Your Will, or, more formally, your Last Will and Testament, is the legal document in which you direct how and to whom your property, both real and personal, will be distributed after your death.
In your Will, you name a personal representative (often referred to as an Executor) who will be responsible for handling the probate administration of your estate in accordance with your stated wishes.
If you have minor children, your Will is where you appoint legal guardians and/or trustees for any of your children who are minors at the time of your death. The legal guardian is the person you choose to be responsible for the raising of your children and the trustee will be responsible for the management and distribution of the estate assets you have left to your minor children.
If you have a trust, you still should have a pour-over Will, which puts your probate assets into the trust to be distributed according to the terms of the trust.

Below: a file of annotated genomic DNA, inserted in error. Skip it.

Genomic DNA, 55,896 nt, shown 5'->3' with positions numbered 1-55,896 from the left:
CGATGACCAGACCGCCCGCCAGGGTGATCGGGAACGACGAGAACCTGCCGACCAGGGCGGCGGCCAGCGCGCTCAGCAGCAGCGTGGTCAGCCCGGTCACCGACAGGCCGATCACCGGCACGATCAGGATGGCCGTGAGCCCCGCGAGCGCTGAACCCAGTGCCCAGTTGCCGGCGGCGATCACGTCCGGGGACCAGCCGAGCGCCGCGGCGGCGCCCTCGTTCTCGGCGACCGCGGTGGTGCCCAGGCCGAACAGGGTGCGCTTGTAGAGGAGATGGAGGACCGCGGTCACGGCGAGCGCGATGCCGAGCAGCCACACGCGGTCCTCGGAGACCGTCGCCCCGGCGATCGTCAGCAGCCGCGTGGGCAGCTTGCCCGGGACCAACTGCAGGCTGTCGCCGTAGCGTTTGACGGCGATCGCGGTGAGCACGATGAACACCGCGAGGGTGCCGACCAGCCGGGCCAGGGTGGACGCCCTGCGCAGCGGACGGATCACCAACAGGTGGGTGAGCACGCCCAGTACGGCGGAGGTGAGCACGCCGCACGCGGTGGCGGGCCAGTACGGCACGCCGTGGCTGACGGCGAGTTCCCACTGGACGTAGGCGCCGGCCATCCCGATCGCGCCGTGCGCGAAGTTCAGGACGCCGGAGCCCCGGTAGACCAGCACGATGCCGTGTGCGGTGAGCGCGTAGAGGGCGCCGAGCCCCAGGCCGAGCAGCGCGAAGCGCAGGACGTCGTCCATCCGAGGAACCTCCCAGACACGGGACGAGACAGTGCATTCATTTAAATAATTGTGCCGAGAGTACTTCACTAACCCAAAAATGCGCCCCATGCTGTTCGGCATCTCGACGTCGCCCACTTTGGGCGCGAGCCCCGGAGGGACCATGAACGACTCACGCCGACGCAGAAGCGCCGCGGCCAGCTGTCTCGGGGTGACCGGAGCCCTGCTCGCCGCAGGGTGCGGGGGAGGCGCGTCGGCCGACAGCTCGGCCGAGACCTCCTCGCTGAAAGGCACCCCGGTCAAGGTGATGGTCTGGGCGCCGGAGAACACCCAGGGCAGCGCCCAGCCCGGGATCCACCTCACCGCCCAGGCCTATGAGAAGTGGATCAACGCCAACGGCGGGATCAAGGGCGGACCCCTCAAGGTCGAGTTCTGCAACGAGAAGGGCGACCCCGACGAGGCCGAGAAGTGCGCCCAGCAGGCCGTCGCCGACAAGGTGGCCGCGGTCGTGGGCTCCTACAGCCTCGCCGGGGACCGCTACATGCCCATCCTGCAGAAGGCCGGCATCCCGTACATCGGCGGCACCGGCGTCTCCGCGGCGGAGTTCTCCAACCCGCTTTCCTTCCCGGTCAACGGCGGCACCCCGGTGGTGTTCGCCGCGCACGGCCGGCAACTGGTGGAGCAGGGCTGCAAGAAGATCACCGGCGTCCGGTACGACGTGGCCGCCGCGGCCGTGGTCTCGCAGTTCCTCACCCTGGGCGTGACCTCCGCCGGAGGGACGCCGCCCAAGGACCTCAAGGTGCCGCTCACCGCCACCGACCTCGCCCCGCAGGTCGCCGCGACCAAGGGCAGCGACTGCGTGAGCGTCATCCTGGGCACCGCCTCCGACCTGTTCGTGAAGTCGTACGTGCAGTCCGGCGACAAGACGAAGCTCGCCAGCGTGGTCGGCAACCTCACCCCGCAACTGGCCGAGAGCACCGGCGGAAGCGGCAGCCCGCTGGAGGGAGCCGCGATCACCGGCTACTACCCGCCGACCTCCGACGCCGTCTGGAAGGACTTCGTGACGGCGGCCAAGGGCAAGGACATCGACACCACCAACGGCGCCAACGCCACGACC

Why you need a Will
If you die without a Will, Connecticut law determines who gets your assets. Connecticut’s intestacy statute (the law which sets out who gets what) does not and cannot take into consideration your specific wishes or the particular individual needs of your family members. As a result, your assets may be distributed to someone you do not intend to share in your estate. You have the power to decide to whom, when and how you want your estate to be distributed after your death. Without a Will, you let the state decide that. You owe it to your loved ones to take this simple step to express your wishes.
FAQ: If I have a Will, does that keep my estate out of probate?
Actually, No. Having a simple Will alone ensures that your estate will be involved in the probate process. A Will is literally an instruction to the Probate Court requesting that the court make sure that your estate taxes and expenses are paid and that remainder of the estate is distributed in the manner you describe in the Will. If you want to avoid probate, we should talk about a Revocable Living Trust.